Last Tag

My dad’s side of the family plays this game.  Last Tag.  I’m not sure where it came from or who invented it, but it is the ultimate version of tag and to this day, not one family visit has ended without it.  The rules are simple.  The same ones as tag, except with a nice twist. You only play this right before you’re about to leave, because the point is to tag as many family members as you can last.

The game begins when the family visit ends (and I mean literally coming to an end…bags are packed, car is ready – sometimes, the car is even on).  Everyone will be hugging and saying goodbye.  Up to this point, things are good, normal.  We are the frickin’ Brady Bunch.  But then, someone will go in for a hug to say goodbye and as they pull away, a hand swings back to hit them in the arm and the crucial words are uttered: “Last tag.”

And all pandemonium breaks loose.

Usually, an aunt or uncle starts it.  But the moment those words are spoken, there are no more hugs or sweet goodbyes.  The gloves are off and a seemingly-normal family is turned into a crazed bunch of animals running through the streets, the house, the yards with only one thought in mind: I MUST WIN.

Now, the aunts and uncles, the grandparents – they’re easy.  All you really have to watch out for are the quick tag-backs, because they’ll only chase you for so long.  Once you wear them down, you just gotta tag them and jump away before their longer, lightning-quick arms (or legs – there’s no limb discrimination with the tags) snap out to get you.  It’s the cousins that are the true challenge.

It’s the cousins that run through the neighborhood…run in the middle of the streets…  That refuse, REFUSE, to give up.  To give in.  To surrender.  Okay, maybe it’s mainly me and my cousin Edward who have been trying to outdo each other in this game, since the beginning of our wee little lives…but still…

This game can extend actually leaving by over an hour.  It’s usually ended, because the adults (I say this, but this is exactly what happened last time we played about 8 months ago and I am well into adulthood – so, here adults means the OLDER adults) will either holler at their kid that the car is about to go or will literally start driving towards them.  This is key.  If you can get in that car and slam the door shut and lock it and make sure the windows are rolled up and have tagged your target last, well, you’ve won.  Really, it’s about tagging everyone (or Edward) and getting in the car safely.  If you’re not the one leaving, a good strategy can be to also get in the car, especially if you can do so first without the other person knowing and surprise attack them and hop outta the car.  Doesn’t always work out great but if it does – that’s the best!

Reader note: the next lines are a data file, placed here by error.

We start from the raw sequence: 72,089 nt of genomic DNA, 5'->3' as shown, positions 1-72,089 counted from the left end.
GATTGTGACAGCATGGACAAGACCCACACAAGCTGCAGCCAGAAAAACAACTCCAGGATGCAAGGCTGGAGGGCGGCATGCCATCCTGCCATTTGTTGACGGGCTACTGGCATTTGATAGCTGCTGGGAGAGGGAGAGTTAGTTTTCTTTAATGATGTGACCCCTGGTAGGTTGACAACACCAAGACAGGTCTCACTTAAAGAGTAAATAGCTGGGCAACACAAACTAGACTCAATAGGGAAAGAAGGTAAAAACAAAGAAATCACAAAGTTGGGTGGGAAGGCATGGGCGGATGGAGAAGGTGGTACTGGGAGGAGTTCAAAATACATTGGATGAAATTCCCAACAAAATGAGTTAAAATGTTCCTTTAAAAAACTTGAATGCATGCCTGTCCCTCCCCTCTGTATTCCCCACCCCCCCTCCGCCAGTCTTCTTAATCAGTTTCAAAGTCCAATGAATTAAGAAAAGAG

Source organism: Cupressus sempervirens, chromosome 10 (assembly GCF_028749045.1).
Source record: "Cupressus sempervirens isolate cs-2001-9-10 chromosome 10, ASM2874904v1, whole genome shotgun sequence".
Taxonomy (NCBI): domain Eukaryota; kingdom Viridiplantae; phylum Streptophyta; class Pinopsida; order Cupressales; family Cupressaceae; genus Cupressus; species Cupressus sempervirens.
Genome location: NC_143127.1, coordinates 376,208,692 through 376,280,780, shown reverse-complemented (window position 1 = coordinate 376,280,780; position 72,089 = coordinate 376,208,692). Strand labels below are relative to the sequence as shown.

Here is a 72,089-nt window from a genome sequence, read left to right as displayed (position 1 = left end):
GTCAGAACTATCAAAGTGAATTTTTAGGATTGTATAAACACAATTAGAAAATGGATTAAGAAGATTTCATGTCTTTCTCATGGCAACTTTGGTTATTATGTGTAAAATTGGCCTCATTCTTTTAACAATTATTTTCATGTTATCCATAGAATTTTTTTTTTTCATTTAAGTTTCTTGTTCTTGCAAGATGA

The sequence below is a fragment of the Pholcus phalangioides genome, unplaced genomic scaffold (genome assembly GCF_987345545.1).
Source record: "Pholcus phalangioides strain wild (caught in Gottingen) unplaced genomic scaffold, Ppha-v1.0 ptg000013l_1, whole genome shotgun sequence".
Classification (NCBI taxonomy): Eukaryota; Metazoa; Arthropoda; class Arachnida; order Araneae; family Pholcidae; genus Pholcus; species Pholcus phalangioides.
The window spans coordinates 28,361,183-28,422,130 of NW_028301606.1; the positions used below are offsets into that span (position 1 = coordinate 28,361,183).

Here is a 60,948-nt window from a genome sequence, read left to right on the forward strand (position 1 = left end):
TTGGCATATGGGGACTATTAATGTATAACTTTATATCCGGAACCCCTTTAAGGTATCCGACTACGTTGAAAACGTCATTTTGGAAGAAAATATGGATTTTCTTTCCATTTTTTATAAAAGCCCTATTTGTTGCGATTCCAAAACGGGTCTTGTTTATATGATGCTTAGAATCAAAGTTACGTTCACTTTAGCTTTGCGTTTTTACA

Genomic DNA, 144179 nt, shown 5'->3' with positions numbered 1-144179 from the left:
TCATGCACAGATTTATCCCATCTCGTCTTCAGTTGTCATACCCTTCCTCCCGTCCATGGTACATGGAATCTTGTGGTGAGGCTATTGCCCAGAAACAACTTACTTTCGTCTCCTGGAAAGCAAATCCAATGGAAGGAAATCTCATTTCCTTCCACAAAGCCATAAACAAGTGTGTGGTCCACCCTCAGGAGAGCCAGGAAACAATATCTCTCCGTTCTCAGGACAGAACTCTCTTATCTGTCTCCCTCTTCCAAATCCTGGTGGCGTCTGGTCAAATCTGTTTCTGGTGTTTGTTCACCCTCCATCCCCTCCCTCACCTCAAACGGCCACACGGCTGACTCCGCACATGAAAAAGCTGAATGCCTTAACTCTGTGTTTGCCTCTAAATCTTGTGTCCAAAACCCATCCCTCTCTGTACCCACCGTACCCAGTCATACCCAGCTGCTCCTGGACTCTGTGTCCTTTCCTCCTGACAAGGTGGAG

It’s my favorite (albeit chaotic) family tradition.

At my sister’s funeral we had a place to write down messages and memories of my sister, my cousin (Edward’s brother) wrote her a message and ended it with: Last Tag.

I found this to be perfect.  The perfect send off from a cousin, from our family really.  And, I’ve been thinking about this lately, because – well, soon my sister will have been gone for two years……and because, the cousins I’ve mentioned – their father just died.

It was completely unexpected.  And although my cousins are adults, they’ve still lost their dad. I don’t want them to have to go through this.

Eight months ago, he was their getaway driver.  He was giggling evilly at me, as I was scowling at him through the car window for helping them escape.  Eight months ago, he was here, still playing Last Tag, in all its glory.  And now, he’s gone.